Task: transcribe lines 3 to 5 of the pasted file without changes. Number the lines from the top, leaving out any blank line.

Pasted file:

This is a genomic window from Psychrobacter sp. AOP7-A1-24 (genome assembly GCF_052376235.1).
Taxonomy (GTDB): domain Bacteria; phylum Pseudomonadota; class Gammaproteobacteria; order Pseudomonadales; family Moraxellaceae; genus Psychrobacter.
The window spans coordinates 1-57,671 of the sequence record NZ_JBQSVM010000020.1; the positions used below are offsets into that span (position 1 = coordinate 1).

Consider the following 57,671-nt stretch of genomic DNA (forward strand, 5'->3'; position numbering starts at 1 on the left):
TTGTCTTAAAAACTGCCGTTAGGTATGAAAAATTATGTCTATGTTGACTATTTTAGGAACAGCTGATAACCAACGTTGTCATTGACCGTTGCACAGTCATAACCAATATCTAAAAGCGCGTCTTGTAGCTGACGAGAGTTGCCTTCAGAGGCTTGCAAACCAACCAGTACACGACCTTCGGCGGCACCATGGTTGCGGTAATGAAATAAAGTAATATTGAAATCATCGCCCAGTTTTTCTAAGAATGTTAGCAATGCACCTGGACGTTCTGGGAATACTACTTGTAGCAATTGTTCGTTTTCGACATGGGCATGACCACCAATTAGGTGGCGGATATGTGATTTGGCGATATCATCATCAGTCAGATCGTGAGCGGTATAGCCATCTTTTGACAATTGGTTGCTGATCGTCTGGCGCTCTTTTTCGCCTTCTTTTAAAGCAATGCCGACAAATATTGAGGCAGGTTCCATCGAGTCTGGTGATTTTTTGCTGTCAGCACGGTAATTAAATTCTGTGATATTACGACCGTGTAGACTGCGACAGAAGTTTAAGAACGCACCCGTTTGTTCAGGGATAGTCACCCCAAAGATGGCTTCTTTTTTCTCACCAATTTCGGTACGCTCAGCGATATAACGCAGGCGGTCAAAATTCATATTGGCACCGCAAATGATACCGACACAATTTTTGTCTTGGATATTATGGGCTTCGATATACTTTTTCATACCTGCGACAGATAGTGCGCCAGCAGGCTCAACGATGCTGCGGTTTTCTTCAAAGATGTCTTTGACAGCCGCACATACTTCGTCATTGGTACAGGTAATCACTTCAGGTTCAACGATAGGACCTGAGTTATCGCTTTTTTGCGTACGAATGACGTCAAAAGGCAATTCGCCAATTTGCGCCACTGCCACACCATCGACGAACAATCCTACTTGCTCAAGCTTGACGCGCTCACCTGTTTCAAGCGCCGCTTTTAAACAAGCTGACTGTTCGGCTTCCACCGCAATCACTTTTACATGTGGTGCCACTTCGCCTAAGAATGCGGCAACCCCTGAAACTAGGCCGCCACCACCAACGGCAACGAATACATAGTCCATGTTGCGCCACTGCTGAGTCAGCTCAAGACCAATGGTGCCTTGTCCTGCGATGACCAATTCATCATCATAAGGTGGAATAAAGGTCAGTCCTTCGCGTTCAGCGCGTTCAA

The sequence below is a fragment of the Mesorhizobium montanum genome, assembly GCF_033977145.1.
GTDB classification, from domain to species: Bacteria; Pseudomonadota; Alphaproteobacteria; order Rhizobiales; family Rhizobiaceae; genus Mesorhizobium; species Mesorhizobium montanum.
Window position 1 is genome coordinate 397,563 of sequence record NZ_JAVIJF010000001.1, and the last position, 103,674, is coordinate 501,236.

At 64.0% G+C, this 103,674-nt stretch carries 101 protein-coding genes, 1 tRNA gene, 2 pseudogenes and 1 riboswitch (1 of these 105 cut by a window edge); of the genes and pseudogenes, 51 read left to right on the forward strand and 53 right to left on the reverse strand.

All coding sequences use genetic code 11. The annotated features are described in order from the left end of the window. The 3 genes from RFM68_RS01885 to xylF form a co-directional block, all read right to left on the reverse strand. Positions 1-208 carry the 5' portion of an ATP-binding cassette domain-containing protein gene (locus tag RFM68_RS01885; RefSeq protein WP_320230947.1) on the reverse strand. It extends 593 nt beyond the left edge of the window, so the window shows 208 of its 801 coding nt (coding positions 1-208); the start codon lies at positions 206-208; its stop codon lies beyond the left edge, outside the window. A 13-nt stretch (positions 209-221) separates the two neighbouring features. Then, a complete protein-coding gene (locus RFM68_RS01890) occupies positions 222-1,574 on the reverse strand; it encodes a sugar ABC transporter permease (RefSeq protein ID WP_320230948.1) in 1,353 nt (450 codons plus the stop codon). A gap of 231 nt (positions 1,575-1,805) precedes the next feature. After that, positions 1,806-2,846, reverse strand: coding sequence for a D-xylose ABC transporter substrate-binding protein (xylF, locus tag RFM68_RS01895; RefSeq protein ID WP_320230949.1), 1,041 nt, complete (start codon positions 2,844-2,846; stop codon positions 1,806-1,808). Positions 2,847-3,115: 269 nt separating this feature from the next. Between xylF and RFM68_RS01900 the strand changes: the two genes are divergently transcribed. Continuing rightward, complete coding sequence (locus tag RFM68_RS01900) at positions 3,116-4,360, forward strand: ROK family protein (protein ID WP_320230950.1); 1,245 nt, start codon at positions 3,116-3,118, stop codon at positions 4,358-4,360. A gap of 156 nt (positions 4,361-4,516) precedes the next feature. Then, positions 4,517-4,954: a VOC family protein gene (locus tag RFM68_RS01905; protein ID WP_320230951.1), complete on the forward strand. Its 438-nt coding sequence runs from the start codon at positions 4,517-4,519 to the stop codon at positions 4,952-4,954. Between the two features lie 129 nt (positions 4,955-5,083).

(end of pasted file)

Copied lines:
The window spans coordinates 1-57,671 of the sequence record NZ_JBQSVM010000020.1; the positions used below are offsets into that span (position 1 = coordinate 1).

Consider the following 57,671-nt stretch of genomic DNA (forward strand, 5'->3'; position numbering starts at 1 on the left):
TTGTCTTAAAAACTGCCGTTAGGTATGAAAAATTATGTCTATGTTGACTATTTTAGGAACAGCTGATAACCAACGTTGTCATTGACCGTTGCACAGTCATAACCAATATCTAAAAGCGCGTCTTGTAGCTGACGAGAGTTGCCTTCAGAGGCTTGCAAACCAACCAGTACACGACCTTCGGCGGCACCATGGTTGCGGTAATGAAATAAAGTAATATTGAAATCATCGCCCAGTTTTTCTAAGAATGTTAGCAATGCACCTGGACGTTCTGGGAATACTACTTGTAGCAATTGTTCGTTTTCGACATGGGCATGACCACCAATTAGGTGGCGGATATGTGATTTGGCGATATCATCATCAGTCAGATCGTGAGCGGTATAGCCATCTTTTGACAATTGGTTGCTGATCGTCTGGCGCTCTTTTTCGCCTTCTTTTAAAGCAATGCCGACAAATATTGAGGCAGGTTCCATCGAGTCTGGTGATTTTTTGCTGTCAGCACGGTAATTAAATTCTGTGATATTACGACCGTGTAGACTGCGACAGAAGTTTAAGAACGCACCCGTTTGTTCAGGGATAGTCACCCCAAAGATGGCTTCTTTTTTCTCACCAATTTCGGTACGCTCAGCGATATAACGCAGGCGGTCAAAATTCATATTGGCACCGCAAATGATACCGACACAATTTTTGTCTTGGATATTATGGGCTTCGATATACTTTTTCATACCTGCGACAGATAGTGCGCCAGCAGGCTCAACGATGCTGCGGTTTTCTTCAAAGATGTCTTTGACAGCCGCACATACTTCGTCATTGGTACAGGTAATCACTTCAGGTTCAACGATAGGACCTGAGTTATCGCTTTTTTGCGTACGAATGACGTCAAAAGGCAATTCGCCAATTTGCGCCACTGCCACACCATCGACGAACAATCCTACTTGCTCAAGCTTGACGCGCTCACCTGTTTCAAGCGCCGCTTTTAAACAAGCTGACTGTTCGGCTTCCACCGCAATCACTTTTACATGTGGTGCCACTTCGCCTAAGAATGCGGCAACCCCTGAAACTAGGCCGCCACCACCAACGGCAACGAATACATAGTCCATGTTGCGCCACTGCTGAGTCAGCTCAAGACCAATGGTGCCTTGTCCTGCGATGACCAATTCATCATCATAAGGTGGAATAAAGGTCAGTCCTTCGCGTTCAGCGCGTTCAA